I also have a separate personal file with a worksheet for each month that covers several categories of expenses.

1. Fixed monthly costs (mortgage, insurance, RSPs, emergency fund, etc.). These are fixed amounts that are withdrawn from my bank account or designated credit card every month. The sheet uses different columns for cash versus credit card so I never lump those sums together.
2. Variable cash on hand (groceries, transit fare, etc.). This is the sum I let myself pull out from the bank each month. This amount varies with the type of budget I'm building that month (see below).
3. Fixed credit card payments. This shows the previous month's sum of scheduled credit card charges.
4. Variable credit card payments. This is the sum of any other credit card purchases that I have made the previous month. THE CREDIT CARD GETS PAID OFF IN FULL EVERY MONTH. I do not carry a revolving balance.
5. Variable monthly costs (phone, gas, hydro, etc.). These bills may or may not be the same every month, but because there is some variance, they are classified as variable.
6. Irregular cash reserves (house maintenance; dentist; clothing; bike maintenance, etc.). I put aside small designated amounts every month to have in hand for these non-monthly expenses. This is kept in my savings account.
7. Scheduled tax reserves: I charge 13% HST on services, so when I'm paid that amount, it goes to my business account immediately with no pain. I also set aside the money that will be paid quarterly towards my income tax. This amount will vary depending on my actual income, so I spend some time consulting with my business revenue spreadsheet trying to figure out my projected tax so that I have 25% or more available at each quarter. Unless I'm really broke (as I was in the first quarter of the year), I try to front load my taxes by using the most optimistic projection for my income so that I don't underpay any quarter and have to pay interest when I file.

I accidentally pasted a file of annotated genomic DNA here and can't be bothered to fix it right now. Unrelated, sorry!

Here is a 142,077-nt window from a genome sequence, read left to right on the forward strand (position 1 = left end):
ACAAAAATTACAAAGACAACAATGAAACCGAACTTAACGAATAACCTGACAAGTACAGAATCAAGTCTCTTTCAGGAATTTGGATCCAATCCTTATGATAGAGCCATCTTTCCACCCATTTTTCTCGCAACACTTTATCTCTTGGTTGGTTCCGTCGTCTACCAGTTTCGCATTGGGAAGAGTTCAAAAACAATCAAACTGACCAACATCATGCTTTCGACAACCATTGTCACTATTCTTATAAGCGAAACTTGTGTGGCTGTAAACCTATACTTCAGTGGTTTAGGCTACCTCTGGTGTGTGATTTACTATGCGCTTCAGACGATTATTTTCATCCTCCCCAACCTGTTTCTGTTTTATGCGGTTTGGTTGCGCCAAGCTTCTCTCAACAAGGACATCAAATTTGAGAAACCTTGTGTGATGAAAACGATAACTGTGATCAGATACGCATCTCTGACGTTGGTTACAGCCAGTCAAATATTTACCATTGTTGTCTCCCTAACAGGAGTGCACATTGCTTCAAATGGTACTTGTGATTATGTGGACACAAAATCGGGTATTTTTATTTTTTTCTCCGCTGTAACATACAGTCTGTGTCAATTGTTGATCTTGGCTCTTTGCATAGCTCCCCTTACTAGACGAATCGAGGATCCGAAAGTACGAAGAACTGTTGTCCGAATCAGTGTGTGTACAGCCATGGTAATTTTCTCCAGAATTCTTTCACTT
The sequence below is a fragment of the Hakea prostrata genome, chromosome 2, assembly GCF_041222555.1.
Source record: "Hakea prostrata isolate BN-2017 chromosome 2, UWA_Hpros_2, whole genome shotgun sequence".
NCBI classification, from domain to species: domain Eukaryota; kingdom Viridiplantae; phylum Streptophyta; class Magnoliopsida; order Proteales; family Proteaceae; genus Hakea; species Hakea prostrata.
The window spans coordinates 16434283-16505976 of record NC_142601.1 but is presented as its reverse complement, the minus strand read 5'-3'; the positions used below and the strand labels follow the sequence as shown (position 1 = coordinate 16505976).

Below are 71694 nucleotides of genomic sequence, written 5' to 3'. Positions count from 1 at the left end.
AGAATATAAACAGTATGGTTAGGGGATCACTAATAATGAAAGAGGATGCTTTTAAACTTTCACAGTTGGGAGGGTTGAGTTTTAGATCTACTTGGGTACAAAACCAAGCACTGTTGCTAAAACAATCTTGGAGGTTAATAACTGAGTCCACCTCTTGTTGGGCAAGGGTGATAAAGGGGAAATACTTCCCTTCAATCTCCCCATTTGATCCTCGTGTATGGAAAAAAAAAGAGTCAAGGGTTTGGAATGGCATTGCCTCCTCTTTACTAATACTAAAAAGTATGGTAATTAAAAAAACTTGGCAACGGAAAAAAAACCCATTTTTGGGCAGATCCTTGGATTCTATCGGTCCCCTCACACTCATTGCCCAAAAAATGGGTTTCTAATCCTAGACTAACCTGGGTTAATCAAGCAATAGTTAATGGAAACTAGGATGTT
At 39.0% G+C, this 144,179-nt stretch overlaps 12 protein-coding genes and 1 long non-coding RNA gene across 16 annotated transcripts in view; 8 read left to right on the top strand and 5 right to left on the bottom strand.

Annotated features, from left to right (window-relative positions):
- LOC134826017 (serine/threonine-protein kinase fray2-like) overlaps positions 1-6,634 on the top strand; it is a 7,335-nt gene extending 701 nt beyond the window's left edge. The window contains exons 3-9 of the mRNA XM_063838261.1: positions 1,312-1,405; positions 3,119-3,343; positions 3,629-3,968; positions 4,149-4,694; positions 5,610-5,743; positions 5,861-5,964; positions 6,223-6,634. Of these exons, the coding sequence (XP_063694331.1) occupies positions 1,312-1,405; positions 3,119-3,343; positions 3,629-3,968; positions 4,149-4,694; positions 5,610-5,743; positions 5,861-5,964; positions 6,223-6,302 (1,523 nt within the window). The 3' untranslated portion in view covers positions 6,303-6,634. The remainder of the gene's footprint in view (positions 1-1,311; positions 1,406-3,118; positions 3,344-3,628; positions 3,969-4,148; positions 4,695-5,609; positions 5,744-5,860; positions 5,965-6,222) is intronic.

How I make this work with an irregular income is to set up a bare bones budget, a screaming emergency budget, and a breathing space budget.

The bare bones budget (no more than 5 transit tokens a month for client meetings where the bike won't work, basic tv and cell phone service, cheap haircuts every 8 weeks, etc.) is the default. There's some relaxed spending built in to this -- some pub nights, some art supplies -- but it's structured to cover all costs, pay down old debt, and build the emergency fund.

The screaming emergency budget (not used yet, but waiting in reserve) strips out all non essentials: no cable tv, no meals out, etc. This is to be used if work disappears or I actually start tapping into my savings for more than x months. (Your x months may vary depending on the size of your emergency fund).

The breathing space budget (not yet used) will allow for a little more luxury, but it will kick in only when my emergency fund is large enough to cover 8-12 months of bare bones budgeting.
posted by maudlin at 8:54 AM on November 19, 2010 [1 favorite]

The Dutchman: "I've read that you should take your lowest week and budget off of that, but in my case, that would be zero. I've also seen suggestions to take an you average monthly income and budget off of that, but it seems like you would need some base amount of funds in the bank so you would have enough to spend that average amount even in lean months; I don't."

So what do you do in weeks (months) that you earn zero dollars, but still have to eat and sleep under a roof? Put it on the credit cards? What do you do when you don't have the minimum payment the following month?

You absolutely need to build that fund or find a reliable income. Think part time jobs, like library clerk. Budgets help you identify and reduce expenses, what you need is a method of reducing risk, aka the volatility of your income. Having a month or two of savings can smooth the income from high months into the low months.

What you might do, depending on how long you've been freelancing, is place how much you've made every pay period for the last few years into a histogram. That'll help you determine what your average income is, and how wide the possibilities are.
posted by pwnguin at 5:01 PM on November 19, 2010